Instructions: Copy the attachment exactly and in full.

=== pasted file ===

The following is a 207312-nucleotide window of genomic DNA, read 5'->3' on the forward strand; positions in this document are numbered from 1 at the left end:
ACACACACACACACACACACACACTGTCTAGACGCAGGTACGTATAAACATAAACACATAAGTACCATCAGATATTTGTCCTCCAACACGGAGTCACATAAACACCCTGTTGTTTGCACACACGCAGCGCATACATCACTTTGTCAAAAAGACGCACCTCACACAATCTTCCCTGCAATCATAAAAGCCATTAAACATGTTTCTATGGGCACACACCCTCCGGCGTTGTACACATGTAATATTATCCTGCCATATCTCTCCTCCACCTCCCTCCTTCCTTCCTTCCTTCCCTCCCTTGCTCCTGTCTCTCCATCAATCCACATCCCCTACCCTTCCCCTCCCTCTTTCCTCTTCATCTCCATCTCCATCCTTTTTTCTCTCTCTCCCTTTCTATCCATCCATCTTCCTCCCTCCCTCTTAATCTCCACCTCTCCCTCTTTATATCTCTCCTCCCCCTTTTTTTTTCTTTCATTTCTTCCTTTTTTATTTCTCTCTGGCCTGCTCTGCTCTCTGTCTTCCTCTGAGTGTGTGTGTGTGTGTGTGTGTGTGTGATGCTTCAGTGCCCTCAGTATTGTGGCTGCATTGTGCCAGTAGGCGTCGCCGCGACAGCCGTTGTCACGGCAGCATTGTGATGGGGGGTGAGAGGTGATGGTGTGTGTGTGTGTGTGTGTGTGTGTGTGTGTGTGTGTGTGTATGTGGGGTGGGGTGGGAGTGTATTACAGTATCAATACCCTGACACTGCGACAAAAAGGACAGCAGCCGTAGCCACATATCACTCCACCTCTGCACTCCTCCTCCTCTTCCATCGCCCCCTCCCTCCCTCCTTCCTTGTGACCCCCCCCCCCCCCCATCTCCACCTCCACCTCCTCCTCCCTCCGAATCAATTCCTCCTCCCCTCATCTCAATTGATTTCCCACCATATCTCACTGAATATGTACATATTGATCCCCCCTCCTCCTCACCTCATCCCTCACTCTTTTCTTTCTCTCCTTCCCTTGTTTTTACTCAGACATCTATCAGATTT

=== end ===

The following is a 207312-nucleotide window of genomic DNA, read 5'->3' on the forward strand; positions in this document are numbered from 1 at the left end:
ACACACACACACACACACACACACTGTCTAGACGCAGGTACGTATAAACATAAACACATAAGTACCATCAGATATTTGTCCTCCAACACGGAGTCACATAAACACCCTGTTGTTTGCACACACGCAGCGCATACATCACTTTGTCAAAAAGACGCACCTCACACAATCTTCCCTGCAATCATAAAAGCCATTAAACATGTTTCTATGGGCACACACCCTCCGGCGTTGTACACATGTAATATTATCCTGCCATATCTCTCCTCCACCTCCCTCCTTCCTTCCTTCCTTCCCTCCCTTGCTCCTGTCTCTCCATCAATCCACATCCCCTACCCTTCCCCTCCCTCTTTCCTCTTCATCTCCATCTCCATCCTTTTTTCTCTCTCTCCCTTTCTATCCATCCATCTTCCTCCCTCCCTCTTAATCTCCACCTCTCCCTCTTTATATCTCTCCTCCCCCTTTTTTTTTCTTTCATTTCTTCCTTTTTTATTTCTCTCTGGCCTGCTCTGCTCTCTGTCTTCCTCTGAGTGTGTGTGTGTGTGTGTGTGTGTGTGATGCTTCAGTGCCCTCAGTATTGTGGCTGCATTGTGCCAGTAGGCGTCGCCGCGACAGCCGTTGTCACGGCAGCATTGTGATGGGGGGTGAGAGGTGATGGTGTGTGTGTGTGTGTGTGTGTGTGTGTGTGTGTGTGTGTGTATGTGGGGTGGGGTGGGAGTGTATTACAGTATCAATACCCTGACACTGCGACAAAAAGGACAGCAGCCGTAGCCACATATCACTCCACCTCTGCACTCCTCCTCCTCTTCCATCGCCCCCTCCCTCCCTCCTTCCTTGTGACCCCCCCCCCCCCCCATCTCCACCTCCACCTCCTCCTCCCTCCGAATCAATTCCTCCTCCCCTCATCTCAATTGATTTCCCACCATATCTCACTGAATATGTACATATTGATCCCCCCTCCTCCTCACCTCATCCCTCACTCTTTTCTTTCTCTCCTTCCCTTGTTTTTACTCAGACATCTATCAGATTT